The modifications consisted of replacing the original roof structure with a modern one, adding 5 cm of thermal insulation to the façade, and a combination of hydro-insulation and other technological arrangements ensuring the usability of the underground premises, something that was previously impossible. At the same time, we executed energy and economic studies. These determined that a gas boiler would be most efficient for heating and water heating. Heating is provided for by floor heating in combination with tubular radiators contributing to the unique interior character. An air-condition unit was placed into the basement. It should provide permanent ventilation in case of humidity penetrating from the exterior.
Cone-shaped exterior walls, rough combed stucco and oak windows were characteristic to the unique exterior design. Unfortunately, the stucco was badly damaged. Despite all our efforts it was unrepairable, and we had to replace it. Fortunately enough, we were able to find a technical and aesthetic solution that was almost identical to the original, including colour and structure. Before the actual application of the finish, we performed numerous test samplings directly on the façade structure.
As was mentioned before, the oak windows of various sizes and shapes are one of the house’s characteristic features. Architect Grégr designed the shapes with regard not only to the interior and its’ views of the landscape, but also to the meticulous composition of the exterior mass. New windows are an exact copy of the original ones, including their surface finish. The metal fittings were restored and used again. The craftsman working on the windows spent over a year at the site, since he had to transport the windows to his workshop one at the time to ensure that the new ones were a truly exact copy.
The house interior suffered from the unoriginal silt and “creativity” of its owners from the second half of the 20th century. We strove to remove this alluvium to emphasize the original very simple but very impressive concept. Changes to the original lay-out were minimal with regard to present functional needs.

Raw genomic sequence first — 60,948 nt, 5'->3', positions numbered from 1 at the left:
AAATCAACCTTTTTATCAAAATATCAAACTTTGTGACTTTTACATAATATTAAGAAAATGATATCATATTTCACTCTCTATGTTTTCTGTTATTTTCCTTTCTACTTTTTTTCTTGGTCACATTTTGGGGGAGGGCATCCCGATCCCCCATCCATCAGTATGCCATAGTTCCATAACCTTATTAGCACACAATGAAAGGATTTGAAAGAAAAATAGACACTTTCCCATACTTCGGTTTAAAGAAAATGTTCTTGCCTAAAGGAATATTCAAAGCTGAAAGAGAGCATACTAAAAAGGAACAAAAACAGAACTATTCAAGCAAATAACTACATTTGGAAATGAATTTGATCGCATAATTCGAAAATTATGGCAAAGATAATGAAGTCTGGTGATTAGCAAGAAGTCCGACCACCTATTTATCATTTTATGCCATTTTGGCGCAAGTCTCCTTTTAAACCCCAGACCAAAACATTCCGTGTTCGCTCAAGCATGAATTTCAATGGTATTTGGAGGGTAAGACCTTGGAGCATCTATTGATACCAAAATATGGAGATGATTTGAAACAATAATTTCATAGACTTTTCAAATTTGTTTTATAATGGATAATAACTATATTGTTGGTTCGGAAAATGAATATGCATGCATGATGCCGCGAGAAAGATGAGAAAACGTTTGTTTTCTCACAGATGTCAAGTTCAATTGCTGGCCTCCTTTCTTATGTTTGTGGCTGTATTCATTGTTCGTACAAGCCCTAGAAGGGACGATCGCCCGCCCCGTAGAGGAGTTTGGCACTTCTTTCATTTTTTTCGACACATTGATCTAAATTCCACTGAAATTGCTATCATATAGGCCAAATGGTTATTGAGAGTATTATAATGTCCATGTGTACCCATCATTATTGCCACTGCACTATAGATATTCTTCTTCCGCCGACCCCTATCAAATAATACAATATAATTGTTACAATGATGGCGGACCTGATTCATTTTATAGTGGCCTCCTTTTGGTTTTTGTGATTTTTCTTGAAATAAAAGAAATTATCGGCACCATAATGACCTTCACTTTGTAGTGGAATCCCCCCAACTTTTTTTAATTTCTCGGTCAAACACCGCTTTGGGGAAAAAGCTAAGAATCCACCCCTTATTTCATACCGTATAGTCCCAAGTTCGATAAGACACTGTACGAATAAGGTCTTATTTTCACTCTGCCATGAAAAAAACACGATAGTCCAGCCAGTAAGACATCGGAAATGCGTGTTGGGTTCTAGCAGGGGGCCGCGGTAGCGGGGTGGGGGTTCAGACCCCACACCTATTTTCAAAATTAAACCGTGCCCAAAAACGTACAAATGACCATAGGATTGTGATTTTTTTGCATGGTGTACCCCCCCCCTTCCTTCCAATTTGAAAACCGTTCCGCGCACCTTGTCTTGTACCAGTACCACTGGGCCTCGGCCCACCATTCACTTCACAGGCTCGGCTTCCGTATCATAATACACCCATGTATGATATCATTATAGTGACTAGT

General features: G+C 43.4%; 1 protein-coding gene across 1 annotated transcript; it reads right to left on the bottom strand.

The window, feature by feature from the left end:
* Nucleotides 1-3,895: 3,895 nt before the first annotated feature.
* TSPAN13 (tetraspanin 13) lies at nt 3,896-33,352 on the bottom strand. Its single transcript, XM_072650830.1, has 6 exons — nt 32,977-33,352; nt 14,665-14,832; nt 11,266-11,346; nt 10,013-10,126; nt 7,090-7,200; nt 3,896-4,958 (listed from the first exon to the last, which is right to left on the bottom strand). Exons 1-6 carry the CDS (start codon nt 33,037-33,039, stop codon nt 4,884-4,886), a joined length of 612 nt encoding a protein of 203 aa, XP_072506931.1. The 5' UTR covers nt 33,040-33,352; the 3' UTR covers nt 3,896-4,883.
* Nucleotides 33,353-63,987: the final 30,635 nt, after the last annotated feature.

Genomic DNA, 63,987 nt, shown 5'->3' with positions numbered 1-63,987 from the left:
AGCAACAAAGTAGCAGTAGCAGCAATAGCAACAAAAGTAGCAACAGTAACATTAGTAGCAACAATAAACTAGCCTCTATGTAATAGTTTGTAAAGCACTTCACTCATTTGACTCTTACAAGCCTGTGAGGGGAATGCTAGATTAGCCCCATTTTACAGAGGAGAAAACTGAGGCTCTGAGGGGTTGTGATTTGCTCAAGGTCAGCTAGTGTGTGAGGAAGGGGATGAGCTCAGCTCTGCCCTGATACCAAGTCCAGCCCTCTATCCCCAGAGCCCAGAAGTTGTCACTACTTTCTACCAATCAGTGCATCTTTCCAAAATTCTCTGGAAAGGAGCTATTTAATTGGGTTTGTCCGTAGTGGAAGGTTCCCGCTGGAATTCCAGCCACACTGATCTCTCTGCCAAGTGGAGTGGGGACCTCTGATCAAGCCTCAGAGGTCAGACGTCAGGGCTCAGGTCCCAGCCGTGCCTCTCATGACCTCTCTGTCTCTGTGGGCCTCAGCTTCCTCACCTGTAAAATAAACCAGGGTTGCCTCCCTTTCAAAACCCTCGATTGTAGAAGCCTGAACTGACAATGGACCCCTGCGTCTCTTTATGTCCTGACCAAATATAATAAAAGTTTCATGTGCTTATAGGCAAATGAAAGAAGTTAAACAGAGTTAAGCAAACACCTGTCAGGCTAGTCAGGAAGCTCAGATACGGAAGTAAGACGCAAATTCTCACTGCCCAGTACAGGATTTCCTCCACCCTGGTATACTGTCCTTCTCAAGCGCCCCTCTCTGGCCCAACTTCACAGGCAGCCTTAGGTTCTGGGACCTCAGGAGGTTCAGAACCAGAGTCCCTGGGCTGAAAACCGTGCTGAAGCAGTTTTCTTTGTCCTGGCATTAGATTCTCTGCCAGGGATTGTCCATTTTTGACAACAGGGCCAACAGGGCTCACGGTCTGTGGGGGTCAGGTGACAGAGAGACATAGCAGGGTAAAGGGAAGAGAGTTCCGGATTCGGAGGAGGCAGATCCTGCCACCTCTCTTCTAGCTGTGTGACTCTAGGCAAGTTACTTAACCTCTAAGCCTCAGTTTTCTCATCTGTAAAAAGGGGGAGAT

A super-elevated living room equipped with a hearth and piano space is in the heart of the house. It mirrors to the façade by its high double wing windows. Connected to the living room are a dining area and a former library that now serves as a bedroom. All the living premises are serviced from the hallway adjacent to the northern façade. Therefore the inhabitants would not be disturbed by personnel. Three bedrooms are located on the first floor. A new gentleman bathroom, that was originally not part of the solution, was supplemented. Very important was the new basement solution. The basement was previously uninhabitable due to severe dampness. Now it was dehumidified, it is possible to use the underground premises as full-fledged part of the house and thus two dressing rooms, utility and technical rooms and personnel background were established here.
The characteristic design of the entire house is underlined by wooden elements, mostly made of dark mordant oak. We managed to preserve the elements referring to the American inspiration, such as the large sliding doors with a rare “ejector” fitting, unique banister, hearth or window frame details.
The quality of the reconstruction does not lie in any serious innovations but in the humbleness with which we approached the original design. We endeavored to save the beauty and historic value of the house and at the same time to fulfil the present aesthetic, functional and technical requirements necessary for the full-fledged life of the house and its inhabitants. Architect Dalibor Hlaváček, Ludvík Holub; Photo credits Jakub Skokan, Martin Tůma – BoysPlayNice;